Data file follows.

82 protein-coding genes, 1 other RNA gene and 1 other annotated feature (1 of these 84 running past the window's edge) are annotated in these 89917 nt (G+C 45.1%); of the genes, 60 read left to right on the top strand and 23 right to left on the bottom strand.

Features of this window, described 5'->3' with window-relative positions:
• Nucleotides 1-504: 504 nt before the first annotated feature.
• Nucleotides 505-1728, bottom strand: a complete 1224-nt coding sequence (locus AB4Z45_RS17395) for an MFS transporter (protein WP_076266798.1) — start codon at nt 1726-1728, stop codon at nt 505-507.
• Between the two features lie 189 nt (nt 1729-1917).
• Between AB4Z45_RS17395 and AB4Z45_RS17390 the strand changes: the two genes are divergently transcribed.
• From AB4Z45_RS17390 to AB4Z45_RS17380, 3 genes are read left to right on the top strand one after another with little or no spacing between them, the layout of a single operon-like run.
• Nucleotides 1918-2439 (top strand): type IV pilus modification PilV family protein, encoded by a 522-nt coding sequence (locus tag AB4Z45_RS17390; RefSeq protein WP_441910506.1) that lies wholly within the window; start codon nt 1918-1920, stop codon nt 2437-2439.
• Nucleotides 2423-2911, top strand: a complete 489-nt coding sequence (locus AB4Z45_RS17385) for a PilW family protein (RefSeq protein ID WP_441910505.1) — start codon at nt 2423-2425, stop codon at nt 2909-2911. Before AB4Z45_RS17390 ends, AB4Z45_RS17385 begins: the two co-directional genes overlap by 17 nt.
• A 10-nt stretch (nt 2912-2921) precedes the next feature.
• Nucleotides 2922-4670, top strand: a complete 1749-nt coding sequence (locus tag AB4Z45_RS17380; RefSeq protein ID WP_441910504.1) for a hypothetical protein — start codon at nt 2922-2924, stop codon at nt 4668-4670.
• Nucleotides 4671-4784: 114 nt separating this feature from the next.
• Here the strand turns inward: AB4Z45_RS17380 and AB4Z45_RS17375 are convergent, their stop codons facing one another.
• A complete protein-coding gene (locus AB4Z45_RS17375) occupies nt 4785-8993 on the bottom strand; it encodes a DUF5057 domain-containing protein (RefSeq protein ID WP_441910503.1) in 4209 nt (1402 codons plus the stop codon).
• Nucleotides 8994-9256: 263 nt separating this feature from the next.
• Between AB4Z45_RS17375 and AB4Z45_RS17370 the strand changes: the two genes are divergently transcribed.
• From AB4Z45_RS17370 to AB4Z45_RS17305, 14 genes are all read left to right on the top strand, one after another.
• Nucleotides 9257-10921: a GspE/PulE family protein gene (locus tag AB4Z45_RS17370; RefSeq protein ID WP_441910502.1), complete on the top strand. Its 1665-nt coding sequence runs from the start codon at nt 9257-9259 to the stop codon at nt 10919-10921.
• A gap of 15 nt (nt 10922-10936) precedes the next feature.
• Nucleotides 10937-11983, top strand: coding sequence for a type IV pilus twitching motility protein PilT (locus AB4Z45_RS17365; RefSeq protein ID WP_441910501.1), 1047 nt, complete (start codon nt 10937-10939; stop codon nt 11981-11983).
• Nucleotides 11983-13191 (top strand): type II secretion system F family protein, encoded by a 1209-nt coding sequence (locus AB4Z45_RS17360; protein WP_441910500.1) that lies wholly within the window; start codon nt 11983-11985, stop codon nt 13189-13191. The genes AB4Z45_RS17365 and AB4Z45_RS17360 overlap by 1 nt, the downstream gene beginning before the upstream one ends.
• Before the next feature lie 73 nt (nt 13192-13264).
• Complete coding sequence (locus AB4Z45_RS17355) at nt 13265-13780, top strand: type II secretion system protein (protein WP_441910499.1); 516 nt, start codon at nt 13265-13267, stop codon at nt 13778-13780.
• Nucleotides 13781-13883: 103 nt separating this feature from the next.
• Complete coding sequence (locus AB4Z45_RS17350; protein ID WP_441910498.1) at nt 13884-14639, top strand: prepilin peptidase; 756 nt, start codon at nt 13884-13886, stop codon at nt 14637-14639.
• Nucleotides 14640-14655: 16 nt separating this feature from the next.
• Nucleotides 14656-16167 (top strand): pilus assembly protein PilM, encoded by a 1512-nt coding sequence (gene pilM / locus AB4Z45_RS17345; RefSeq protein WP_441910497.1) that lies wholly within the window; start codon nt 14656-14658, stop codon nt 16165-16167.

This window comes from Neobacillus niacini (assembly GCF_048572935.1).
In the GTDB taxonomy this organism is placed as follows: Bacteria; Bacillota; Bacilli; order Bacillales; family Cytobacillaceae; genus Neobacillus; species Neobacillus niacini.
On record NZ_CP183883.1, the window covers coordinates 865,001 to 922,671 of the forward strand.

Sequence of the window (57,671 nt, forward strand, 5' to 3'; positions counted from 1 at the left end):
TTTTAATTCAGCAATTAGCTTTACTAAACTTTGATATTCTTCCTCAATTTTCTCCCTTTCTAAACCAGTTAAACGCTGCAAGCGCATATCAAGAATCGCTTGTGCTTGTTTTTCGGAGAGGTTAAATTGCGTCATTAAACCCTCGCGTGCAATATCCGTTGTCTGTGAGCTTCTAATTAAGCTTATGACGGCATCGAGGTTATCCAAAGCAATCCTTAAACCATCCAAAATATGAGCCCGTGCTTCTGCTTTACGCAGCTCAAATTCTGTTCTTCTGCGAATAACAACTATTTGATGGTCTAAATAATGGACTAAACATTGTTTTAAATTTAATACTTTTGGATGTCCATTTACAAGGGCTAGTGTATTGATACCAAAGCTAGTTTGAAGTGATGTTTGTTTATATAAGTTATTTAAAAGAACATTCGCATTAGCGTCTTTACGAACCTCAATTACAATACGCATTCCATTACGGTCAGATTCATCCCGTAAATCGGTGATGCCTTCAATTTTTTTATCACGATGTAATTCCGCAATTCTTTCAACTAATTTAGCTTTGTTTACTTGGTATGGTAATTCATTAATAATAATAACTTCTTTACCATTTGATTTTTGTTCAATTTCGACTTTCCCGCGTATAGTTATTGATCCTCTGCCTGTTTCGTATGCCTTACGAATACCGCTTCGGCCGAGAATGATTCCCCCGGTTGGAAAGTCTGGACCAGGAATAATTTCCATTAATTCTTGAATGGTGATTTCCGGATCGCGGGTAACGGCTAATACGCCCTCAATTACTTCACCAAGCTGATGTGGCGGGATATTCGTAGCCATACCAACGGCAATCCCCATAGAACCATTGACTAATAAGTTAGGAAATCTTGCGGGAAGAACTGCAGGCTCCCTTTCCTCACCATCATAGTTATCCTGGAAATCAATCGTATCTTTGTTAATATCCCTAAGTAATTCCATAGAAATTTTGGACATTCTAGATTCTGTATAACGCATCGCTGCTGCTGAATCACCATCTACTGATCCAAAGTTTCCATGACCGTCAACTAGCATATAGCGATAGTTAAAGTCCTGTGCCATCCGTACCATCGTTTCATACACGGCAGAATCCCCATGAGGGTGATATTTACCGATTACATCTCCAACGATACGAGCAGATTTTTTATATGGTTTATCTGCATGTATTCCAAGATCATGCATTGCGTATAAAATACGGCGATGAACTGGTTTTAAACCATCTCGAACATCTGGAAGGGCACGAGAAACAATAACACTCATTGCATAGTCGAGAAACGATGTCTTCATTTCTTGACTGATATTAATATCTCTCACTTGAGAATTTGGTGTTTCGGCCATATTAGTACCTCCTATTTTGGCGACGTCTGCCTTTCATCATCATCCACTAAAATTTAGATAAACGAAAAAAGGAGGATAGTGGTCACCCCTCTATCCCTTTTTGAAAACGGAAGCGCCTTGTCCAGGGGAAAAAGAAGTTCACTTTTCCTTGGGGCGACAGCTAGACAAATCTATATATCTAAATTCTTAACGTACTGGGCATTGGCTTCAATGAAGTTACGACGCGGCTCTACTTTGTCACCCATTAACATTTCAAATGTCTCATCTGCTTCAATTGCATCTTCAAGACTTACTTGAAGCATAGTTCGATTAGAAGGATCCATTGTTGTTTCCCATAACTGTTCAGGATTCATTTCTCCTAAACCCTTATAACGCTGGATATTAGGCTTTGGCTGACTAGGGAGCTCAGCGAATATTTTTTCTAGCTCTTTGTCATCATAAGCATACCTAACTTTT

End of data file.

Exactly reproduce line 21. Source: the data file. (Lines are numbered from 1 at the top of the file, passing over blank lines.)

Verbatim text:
• Nucleotides 11983-13191 (top strand): type II secretion system F family protein, encoded by a 1209-nt coding sequence (locus AB4Z45_RS17360; protein WP_441910500.1) that lies wholly within the window; start codon nt 11983-11985, stop codon nt 13189-13191. The genes AB4Z45_RS17365 and AB4Z45_RS17360 overlap by 1 nt, the downstream gene beginning before the upstream one ends.